Guest Post: Tracing the Genealogy of Bibimbap (Special Series: Finding Authenticity)

On The Historical Cooking Project we think a lot about what it means to be authentic. In trying to create certain historical dishes we struggle to source specific products; we might use electric ovens instead of peat-burning ranges; and since we are often working with recipes written prior to the standardization of recipes movement begun by Fannie Farmer of The Boston Cooking School at the end of the 19th century, over the years we have had to guesstimate quantities of those ingredients.

Today's guest post by Chi-Hoon Kim is the first in our special series, Searching for Authenticity, which delves further into questions of what authentic eating and cooking means. For part two of the series (Bison on Everything), click here and for part three (Finding Traditional Food in Japan), click here., November 17, 2010

BIBIMBAP? Asks a full-page advertisement in the print edition of the New York Times on February 13, 2013. Lee Young-ae features in this advertisement. She became a Hallyu (Korean Wave) actress after her role in Jewel in the Palace (Dae Jang Geum, 2003), a historical television drama as a masterful court cook. Demurely clad in a translucent white top and billowing slate black hanbok (traditional Korean dress), Lee exudes royalty. Lee’s face slightly tilts up with her hands half clasped. A block of text gently caresses her face, which reads, “In 16th century Korea, a kitchen cook became the first female royal physician. The true story of Dae Jang Geum was broadcast over 60 countries and helped to introduce Korean food to audiences around the world. We invite you to explore the delicious flavors of our cuisine.” On the bottom, a bowl of bibimbap is shown with the following description, “Seasonal greens give it subtlety. Spicy red pepper paste gives it heat. A golden egg, tender meats, briny bivalves and toasted nori. Find your own balance of flavors and you’ve mastered the art of Bibimbap.” [sic]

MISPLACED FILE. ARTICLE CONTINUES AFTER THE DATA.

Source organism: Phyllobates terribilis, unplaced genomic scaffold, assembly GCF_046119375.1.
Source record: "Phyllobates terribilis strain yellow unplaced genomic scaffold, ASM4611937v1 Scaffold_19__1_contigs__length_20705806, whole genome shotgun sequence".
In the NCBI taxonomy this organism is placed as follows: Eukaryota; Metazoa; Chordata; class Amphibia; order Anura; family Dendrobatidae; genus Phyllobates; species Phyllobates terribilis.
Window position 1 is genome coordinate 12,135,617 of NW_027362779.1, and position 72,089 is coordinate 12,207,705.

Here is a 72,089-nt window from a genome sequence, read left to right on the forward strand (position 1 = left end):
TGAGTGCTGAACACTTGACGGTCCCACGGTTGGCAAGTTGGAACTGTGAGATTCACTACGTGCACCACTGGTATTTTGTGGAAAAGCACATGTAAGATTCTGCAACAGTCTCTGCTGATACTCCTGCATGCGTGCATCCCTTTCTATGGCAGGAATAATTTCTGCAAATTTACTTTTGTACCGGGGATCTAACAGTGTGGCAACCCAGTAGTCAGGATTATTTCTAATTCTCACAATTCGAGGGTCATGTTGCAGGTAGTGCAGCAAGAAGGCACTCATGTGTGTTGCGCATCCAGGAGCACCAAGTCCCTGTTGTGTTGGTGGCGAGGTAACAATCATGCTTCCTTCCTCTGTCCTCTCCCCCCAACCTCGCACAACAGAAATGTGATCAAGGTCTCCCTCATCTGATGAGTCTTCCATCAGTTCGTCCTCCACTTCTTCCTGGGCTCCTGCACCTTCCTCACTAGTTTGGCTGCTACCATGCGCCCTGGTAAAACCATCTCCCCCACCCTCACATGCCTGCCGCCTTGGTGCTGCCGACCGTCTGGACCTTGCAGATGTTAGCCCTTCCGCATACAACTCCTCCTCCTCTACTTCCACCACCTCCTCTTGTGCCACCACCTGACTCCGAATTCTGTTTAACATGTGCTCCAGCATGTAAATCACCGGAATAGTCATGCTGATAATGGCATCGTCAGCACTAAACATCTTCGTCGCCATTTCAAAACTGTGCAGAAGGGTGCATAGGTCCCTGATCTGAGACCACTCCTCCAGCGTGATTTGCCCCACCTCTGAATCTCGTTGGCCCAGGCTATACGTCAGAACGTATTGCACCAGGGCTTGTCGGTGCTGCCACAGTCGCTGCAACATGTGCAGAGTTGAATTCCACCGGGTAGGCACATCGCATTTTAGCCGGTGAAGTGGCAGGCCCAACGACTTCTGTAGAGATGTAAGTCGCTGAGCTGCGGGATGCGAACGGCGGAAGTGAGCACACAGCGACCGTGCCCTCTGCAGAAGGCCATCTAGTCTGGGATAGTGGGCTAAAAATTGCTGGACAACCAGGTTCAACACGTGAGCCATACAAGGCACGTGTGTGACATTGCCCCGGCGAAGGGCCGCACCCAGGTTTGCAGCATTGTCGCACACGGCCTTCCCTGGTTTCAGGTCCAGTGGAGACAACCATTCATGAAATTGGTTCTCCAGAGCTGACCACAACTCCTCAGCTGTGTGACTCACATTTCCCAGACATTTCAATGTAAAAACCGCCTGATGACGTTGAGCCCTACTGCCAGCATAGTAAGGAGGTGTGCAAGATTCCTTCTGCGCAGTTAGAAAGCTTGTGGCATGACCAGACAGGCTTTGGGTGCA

New York Times, February 13, 2013

A typical bibimbap is presented as follows: on a bed of steamed rice, a variety of vegetables (called namul) and marinated beef are neatly arranged in a circle with an egg placed at the center. A dollop of gochujang and a swirl of sesame oil are added. The diner is expected to mix everything thoroughly. 
Literally meaning “mixed rice,” bibimbap is a flexible dish with regional, seasonal, and class variation. For example, a popular springtime version is a vegetarian saessak (raw sprouts) bibimbap usually served without an egg and dressed with soy sauce, and a summer favorite is yeolmu (young radish) kimchi on a bed of cooked barley, seasoned with soybean paste.
In recent years, bibimbap has become the globally recognized South Korean national dish. As the New York Times advertisement hints, bibimbap was eaten in the royal court of the Joseon Dynasty (1392-1910). However, this is only one of the several stories that explain the origins of the dish. Some think consuming bibimbap began as an effective way for farmers to share a quick meal in the fields. Others claim that bibimbap was first eaten during the Donghak peasant uprising in 1894 when the lack of bowls necessitated a simple communal meal. Still others argue that bibimbap was developed as a way to consume leftover food after ancestral ceremonies or on New Year’s Eve to ring in the New Year on a clean slate.
Bibimbap is ubiquitous in and outside of Korea. The dish can be found in high-end restaurants, convenience stores, and on airplanes. Bibimbap has even been turned into military combat rations and space food. In everyday life, bibimbap is usually consumed as a quick meal or a solution to get rid of leftovers in the fridge. Bibimbap combines the most basic elements of Korean cuisine, which consists of rice and side dishes. In terms of bibimbap components, the rice is the stable grain in the Korean diet, the vegetables and proteins are prepared the way common side dishes are, and sauces are derived from traditional fermented soybean products.